The Declaration on World Food Security, adopted in Rome on June 5, fell short of showing the political will needed to address the underlying causes of the food crisis, according to IUCN.
Although the Declaration, adopted by 180 countries, mentioned the role of biodiversity in ensuring the world has sufficient food, it did not place enough emphasis on it. The Declaration expressed no commitment to stop the causes of biodiversity loss and ecosystem degradation that are affecting food production systems.
“Biodiversity and the role that nature plays in ensuring food production, such as providing clean water and healthy soil for crops, must be given more recognition,” says Georgina Peard, IUCN’s Programme Officer for Conservation and Poverty Reduction. “These issues should be central to all discussions on food security, not just a footnote among other problems. We share the concerns expressed by many countries on the weakness of the Declaration’s text.”
The Declaration came at the end of a three-day High Level Conference on Food Security: The Challenges of Climate Change and Bioenergy, organized by the United Nations Food and Agricultural Organisation (FAO), International Fund for Agricultural Development (IFAD), World Food Programme (WFP), and Bioversity International.
The High Level Conference attracted 43 Heads of State; an overwhelming turn-out, clearly demonstrating the level of concern over the global food crisis. Billions of dollars were pledged to fight world hunger and the final declaration was a commitment of governments to urgently alleviate the suffering caused by the current crisis through direct food aid and support for agricultural production and trade, as well as measures to secure food for all in the longer term.
While a consensus was eventually reached on the declaration after lengthy debate, a number of countries, in particular Venezuela, Argentina and Cuba, voiced their dismay and anger over the weakness of the text, and lack of political will of nations, to truly face up to the powerful forces negatively influencing food prices and markets and thus contributing to increased hunger in the world.
They were referring to the omission of text on the distorting impact on food markets of agricultural subsidies, the power of large, rich monopolies in Europe and North America over markets, the use of grains for fuel, the models of production and consumption of the developed world and their impacts on climate change, and the impacts of commodity speculation on food prices.
Impacts on the ground
The impacts of climate change are expected to hit hardest some of the most vulnerable and food insecure parts of the globe, such as Sub-Saharan Africa. Some of the expected impacts are changes in agricultural productivity and shifts in growing seasons, increased floods and droughts, decreased water quality and availability, and the propagation of crop and animal pests and diseases. Many of these impacts are already being felt.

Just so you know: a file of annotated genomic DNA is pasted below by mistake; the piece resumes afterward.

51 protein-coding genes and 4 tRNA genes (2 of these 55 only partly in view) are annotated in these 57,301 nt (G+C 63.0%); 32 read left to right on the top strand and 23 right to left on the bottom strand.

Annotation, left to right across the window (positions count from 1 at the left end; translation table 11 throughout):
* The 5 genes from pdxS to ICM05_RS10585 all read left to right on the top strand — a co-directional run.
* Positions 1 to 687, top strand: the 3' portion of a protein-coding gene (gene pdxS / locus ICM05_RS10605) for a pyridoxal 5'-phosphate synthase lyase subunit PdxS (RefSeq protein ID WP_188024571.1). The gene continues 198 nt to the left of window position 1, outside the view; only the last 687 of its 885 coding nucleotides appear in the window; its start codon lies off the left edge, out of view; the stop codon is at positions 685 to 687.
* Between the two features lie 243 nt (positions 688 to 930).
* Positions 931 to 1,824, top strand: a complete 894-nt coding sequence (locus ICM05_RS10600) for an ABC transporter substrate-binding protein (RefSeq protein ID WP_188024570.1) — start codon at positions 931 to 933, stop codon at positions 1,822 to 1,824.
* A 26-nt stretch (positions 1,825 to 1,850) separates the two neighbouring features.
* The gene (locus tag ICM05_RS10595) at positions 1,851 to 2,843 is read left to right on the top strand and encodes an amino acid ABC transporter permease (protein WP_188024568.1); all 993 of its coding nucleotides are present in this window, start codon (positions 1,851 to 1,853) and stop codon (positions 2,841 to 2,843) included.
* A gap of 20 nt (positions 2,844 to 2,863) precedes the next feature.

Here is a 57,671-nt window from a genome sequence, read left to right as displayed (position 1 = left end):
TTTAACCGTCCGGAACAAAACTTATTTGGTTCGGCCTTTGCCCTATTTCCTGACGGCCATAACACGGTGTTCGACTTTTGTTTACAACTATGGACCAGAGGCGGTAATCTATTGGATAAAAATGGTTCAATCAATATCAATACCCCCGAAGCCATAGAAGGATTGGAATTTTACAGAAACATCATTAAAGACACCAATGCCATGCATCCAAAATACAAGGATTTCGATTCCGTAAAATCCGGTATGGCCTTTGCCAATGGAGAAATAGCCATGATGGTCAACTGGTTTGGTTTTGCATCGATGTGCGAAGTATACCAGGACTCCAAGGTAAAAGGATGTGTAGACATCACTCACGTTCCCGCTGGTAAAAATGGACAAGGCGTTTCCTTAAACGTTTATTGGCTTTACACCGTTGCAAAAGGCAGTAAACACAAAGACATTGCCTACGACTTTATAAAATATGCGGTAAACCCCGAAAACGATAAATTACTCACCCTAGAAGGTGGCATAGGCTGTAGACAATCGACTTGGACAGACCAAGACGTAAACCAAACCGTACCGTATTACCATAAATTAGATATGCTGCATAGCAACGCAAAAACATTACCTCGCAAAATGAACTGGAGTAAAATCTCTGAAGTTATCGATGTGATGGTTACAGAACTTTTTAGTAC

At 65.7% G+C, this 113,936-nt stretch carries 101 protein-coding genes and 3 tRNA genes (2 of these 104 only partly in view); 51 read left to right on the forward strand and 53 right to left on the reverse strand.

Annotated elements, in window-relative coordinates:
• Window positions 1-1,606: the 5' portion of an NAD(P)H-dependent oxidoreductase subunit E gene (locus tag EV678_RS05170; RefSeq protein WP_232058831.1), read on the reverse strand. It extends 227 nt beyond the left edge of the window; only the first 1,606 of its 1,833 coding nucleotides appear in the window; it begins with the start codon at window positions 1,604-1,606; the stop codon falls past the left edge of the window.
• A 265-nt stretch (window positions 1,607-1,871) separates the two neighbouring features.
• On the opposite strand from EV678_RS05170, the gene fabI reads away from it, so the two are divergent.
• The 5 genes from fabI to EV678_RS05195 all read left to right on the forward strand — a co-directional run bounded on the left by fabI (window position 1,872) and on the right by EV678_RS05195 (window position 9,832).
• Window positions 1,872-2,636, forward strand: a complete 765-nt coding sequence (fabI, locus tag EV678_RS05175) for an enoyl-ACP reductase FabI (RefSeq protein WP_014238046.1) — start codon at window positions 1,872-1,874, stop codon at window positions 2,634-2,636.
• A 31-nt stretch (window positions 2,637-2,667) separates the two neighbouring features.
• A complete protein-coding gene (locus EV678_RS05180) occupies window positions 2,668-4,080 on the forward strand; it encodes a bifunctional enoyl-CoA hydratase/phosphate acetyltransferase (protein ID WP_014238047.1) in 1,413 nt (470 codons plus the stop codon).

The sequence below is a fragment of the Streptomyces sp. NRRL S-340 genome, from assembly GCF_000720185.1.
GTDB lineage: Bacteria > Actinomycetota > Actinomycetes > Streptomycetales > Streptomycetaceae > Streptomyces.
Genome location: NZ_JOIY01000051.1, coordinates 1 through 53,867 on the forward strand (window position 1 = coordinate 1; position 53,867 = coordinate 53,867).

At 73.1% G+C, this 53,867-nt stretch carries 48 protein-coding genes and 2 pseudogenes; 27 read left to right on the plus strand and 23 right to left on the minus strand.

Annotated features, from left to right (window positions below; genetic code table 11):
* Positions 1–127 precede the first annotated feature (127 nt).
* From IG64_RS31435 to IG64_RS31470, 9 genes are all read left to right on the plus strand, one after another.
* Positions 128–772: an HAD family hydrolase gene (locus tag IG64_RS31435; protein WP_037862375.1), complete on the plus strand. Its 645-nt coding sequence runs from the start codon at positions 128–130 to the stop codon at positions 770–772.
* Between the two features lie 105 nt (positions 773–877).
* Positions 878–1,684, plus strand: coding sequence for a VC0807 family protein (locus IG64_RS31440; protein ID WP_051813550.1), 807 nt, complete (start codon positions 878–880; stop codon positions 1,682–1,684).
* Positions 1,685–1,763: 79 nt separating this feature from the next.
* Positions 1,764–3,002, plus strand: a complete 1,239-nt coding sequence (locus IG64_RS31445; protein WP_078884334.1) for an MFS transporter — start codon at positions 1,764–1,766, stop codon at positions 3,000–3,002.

Philippe Kiriro, of the East African Farmers Federation, said farmers saw this coming. He noted how farmers are already incurring losses, seeing rivers dry up and soils exposed to erosion. Yet nobody pays for these losses; the smallholder farmers of Africa have no social support system when their crops fail or livestock die.
Mr Kiriro’s plea is for partnership and dialogue in policy formulation and implementation. The farmers of East Africa, like in all other regions, know their land and have strong opinions on food production. With the rapid changes occurring in the climate, however, they are seeking clear and honest information on the risks and opportunities, as well as financial and technical support to help them engage fully in the debate and in developing and implementing sustainable adaptation strategies. Listening to the wisdom of the farmers themselves is essential.
Natural ecosystems, plant and animal biodiversity increase resilience to changing environmental conditions and stresses caused by climate change. It is essential to maintain and reinstate diversity into our agricultural systems, in particular including indigenous and locally adapted plant and animal diversity.
Although the voices of the farmers and various non-governmental organisations present in Rome for the High Level Conference were mostly excluded from the deliberations of government officials, their messages from the sidelines were clear. They want to be included in dialogue. They want clear, honest information on the risks and opportunities on issues such as biofuels, climate change, genetically modified organisms, and other biotechnology. Most importantly, they want to see a shift away from large multinational companies controlling world food production and markets, to policies that support national smallholder farmers in accessing land and producing food locally.
The Rome meeting came some 12 years after the World Food Summit in 1996 when the world’s leader committed to halving the number of hungry people in the world by 2015. Radically off course to meet this objective and faced with the current food crisis and threats of climate change, the commitments of the Rome Declaration of Food Security must now lead to action on the ground.
IUCN is currently developing its strategy and response to the global food crisis. It recognizes that the conservation community has a key role to play in raising awareness on accounting for the services provided by ecosystems and supporting farmers, communities and governments to maintain healthy ecosystems for food security.